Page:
Business or Hobby? It depends.

What is the difference between a business and a hobby?  Sometimes, it is very difficult to make the judgment. IRS Publication 575 defines the difference. Millions of people enjoy hobbies that are also a source of income. I know a lady who has turned her kitchen into a bakery and makes substantial income, in her own home. From catering to cupcake baking, crafting homemade jewelry to glass blowing — no matter what a person’s passion, the Internal Revenue Service offers some tips on hobbies.
Taxpayers must report on their federal income tax return the income earned from hobbies. The rules for how to report the income and expenses depend on whether the activity is a hobby or a business. There are special rules and limits for deductions taxpayers can claim for hobbies. Here are five tax tips to consider:
Is it a Business or a Hobby?  A key feature of a business is that people do it to make a profit. People engage in a hobby for sport or recreation, though a hobby’s main intent is not to make a profit, even though a profit often occurs. The IRS offers nine factors for consideration when determining whether an activity is a hobby or a business. Make sure to base the determination on all the facts and circumstances.
Allowable Hobby Deduc-tions.  Within certain limits, taxpayers can usually deduct ordinary and necessary hobby expenses. An ordinary expense is one that is common and accepted for the activity. A necessary expense is one that is appropriate for the activity.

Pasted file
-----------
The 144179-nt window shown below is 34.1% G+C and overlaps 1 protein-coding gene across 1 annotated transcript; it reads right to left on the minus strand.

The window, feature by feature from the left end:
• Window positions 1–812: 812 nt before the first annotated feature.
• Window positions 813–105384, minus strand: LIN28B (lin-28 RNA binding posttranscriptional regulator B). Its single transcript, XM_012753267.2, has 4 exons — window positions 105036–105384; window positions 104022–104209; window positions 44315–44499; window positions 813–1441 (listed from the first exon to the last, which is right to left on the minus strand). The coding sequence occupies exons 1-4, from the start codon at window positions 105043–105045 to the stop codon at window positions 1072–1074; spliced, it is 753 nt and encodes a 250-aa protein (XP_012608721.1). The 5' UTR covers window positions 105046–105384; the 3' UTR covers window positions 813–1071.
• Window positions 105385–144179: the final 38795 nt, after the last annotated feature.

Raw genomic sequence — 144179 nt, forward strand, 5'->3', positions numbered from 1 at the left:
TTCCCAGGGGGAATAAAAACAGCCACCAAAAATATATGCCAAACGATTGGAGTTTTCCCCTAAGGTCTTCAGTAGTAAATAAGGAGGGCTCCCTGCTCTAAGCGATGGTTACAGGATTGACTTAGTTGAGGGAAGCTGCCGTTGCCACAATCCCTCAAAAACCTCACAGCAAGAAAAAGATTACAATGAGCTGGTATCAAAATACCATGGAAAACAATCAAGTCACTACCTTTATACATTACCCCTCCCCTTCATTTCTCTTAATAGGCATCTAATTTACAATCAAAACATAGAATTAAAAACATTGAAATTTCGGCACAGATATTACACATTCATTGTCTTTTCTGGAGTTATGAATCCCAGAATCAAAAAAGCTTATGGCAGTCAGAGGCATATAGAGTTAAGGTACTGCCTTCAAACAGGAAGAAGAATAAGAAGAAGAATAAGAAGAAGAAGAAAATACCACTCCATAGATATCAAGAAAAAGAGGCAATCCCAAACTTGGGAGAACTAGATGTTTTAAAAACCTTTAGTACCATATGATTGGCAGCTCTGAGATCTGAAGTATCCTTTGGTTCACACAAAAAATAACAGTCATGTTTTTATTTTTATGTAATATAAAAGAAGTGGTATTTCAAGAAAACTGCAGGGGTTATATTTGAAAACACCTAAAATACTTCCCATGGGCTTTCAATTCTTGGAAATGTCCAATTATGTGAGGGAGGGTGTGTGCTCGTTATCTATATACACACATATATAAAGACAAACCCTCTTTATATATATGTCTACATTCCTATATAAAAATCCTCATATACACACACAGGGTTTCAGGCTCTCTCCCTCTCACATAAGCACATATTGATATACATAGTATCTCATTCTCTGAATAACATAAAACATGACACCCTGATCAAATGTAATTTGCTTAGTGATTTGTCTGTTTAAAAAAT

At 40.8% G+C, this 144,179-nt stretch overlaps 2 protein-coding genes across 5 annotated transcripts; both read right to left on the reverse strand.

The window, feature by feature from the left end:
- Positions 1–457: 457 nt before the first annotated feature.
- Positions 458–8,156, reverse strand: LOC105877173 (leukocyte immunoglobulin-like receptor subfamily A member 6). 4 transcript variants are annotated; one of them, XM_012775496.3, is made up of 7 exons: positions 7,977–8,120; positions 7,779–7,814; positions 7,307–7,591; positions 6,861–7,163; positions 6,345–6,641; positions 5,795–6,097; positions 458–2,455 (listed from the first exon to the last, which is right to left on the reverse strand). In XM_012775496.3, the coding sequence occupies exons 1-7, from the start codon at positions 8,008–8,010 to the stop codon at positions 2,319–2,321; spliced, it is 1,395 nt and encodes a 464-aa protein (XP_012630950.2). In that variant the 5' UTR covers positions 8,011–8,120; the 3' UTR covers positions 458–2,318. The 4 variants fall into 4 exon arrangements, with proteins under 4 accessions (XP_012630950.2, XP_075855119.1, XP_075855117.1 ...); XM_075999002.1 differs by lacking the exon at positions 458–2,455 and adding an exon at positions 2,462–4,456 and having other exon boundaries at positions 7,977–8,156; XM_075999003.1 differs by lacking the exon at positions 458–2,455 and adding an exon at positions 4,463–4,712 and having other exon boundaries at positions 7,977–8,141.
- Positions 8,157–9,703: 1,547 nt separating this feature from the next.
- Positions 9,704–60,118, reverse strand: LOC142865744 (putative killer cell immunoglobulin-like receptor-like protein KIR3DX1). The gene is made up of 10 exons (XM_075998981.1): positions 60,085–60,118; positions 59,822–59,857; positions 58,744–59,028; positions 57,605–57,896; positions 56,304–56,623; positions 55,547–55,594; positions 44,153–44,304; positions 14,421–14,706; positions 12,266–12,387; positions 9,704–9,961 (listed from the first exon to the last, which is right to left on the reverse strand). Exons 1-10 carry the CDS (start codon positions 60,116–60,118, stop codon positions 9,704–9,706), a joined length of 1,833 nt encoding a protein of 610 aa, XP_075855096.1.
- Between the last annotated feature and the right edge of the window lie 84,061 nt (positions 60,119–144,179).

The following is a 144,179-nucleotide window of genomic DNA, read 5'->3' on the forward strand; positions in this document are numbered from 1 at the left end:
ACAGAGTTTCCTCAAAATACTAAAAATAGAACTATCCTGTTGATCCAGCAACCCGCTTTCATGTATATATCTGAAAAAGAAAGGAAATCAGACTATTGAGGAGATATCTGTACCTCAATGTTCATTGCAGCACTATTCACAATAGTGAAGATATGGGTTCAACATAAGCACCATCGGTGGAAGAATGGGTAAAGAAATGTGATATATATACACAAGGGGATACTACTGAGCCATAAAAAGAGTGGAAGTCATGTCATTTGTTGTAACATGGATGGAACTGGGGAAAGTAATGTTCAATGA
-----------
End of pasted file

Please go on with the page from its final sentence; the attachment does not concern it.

Limits on Hobby Expenses.  Generally, taxpayers can only deduct hobby expenses up to the amount of hobby income. If hobby expenses are more than its income, taxpayers have a loss from the activity. However, a hobby loss can’t be deducted from other income.
How to Deduct Hobby Ex- penses.  Taxpayers must itemize deductions on their tax return to deduct hobby expenses. Expenses may fall into three types of deductions, and special rules apply to each type. Form 1040 Schedule C is the form used for business income and expenses. How-ever; Form 1040 Schedule A is the form to be used to report hobby expenses.  If the taxpayer’s total Schedule A expenses do not exceed the Standard Deduction allowed to all tax filers, then none of the hobby expenses will be deductible.  But, the hobby income will be includable in taxable income.
I am sure you knew there had to be a catch.  The hobby income can be offset by hobby expenses to the extent of the profit generated by the hobby activity—but excess expenses are just ordinary Schedule A expenses, like property taxes, medical expenses, mortgage interest and charitable contributions.  So, what to do?  If the hobby begins to provide substantial income, declare the activity a business, file for a federal tax number using Form SS-4 and work the hobby into a profitable business.
Many of our clients began very successful businesses in this same way. Now, they are very successful and their businesses continue to grow.  Take the first step and see what happens.  If you need assistance, just give us a call.
For more information, call Wilson & Wilson, PC, CPA, CFE at 615-673-1330   or  email  jim@wilsonandwilsoncpa. com